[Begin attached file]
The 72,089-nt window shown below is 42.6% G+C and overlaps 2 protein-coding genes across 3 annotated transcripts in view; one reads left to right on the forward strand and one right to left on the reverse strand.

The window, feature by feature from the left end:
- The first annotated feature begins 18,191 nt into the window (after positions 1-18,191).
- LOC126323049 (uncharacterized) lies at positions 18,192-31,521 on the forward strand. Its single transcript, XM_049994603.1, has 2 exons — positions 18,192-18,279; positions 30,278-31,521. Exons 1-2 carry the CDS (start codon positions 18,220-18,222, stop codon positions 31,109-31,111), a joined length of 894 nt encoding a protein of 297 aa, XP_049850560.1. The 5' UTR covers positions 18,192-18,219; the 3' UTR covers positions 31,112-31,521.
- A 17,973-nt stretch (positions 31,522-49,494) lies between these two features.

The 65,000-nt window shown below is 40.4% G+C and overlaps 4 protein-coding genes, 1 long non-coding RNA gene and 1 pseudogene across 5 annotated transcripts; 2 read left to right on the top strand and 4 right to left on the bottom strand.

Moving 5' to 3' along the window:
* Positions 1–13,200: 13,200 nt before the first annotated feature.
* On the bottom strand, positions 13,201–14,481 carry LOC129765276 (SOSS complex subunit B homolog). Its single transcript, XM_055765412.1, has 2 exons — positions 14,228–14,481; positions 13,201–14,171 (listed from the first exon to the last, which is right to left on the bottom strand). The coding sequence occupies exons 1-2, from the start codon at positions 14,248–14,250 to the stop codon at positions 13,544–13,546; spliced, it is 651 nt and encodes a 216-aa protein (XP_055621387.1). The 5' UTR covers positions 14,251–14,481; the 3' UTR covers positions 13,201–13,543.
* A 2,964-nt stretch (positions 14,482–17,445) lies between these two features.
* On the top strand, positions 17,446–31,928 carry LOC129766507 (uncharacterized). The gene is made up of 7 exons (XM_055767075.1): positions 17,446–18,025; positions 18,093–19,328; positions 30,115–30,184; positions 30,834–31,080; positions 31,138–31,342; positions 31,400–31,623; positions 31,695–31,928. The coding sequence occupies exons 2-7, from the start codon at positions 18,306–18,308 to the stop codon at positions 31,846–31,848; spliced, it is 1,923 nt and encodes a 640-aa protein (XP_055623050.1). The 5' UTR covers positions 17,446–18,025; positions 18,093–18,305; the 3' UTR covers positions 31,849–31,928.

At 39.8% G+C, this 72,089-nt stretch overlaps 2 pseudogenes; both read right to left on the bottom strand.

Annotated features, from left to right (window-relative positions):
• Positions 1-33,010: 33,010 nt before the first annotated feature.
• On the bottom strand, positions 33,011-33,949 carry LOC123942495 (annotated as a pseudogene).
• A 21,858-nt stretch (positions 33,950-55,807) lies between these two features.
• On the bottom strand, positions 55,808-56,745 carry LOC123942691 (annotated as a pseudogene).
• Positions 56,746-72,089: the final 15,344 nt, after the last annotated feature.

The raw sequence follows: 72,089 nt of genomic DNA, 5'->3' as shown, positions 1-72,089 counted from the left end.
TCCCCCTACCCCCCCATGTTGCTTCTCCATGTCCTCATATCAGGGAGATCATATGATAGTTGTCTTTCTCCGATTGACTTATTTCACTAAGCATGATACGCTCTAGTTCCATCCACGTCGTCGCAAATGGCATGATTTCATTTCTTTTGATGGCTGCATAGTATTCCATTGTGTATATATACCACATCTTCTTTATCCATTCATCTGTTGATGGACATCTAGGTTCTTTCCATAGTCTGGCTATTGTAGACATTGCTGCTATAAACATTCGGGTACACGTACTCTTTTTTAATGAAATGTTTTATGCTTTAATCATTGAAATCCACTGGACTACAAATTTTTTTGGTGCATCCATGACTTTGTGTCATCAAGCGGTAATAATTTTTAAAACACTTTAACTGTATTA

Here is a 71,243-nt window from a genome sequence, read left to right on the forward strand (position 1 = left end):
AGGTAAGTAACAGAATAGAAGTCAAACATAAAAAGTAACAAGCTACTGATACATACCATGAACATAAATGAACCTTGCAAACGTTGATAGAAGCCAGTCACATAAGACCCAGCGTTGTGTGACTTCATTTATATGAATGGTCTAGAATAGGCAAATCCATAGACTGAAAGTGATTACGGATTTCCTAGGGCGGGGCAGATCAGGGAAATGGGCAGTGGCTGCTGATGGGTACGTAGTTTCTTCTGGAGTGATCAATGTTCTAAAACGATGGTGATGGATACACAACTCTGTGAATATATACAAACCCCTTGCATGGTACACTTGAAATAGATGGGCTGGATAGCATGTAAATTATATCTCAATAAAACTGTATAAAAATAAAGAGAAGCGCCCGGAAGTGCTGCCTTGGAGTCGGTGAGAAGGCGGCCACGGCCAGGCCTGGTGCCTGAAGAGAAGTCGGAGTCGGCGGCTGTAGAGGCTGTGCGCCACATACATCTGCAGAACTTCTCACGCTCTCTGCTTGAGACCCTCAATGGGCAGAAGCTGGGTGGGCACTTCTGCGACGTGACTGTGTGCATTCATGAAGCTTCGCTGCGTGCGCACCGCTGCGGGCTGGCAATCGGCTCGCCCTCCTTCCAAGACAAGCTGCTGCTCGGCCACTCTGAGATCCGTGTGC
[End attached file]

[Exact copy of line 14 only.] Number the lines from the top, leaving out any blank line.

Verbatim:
• Positions 1-33,010: 33,010 nt before the first annotated feature.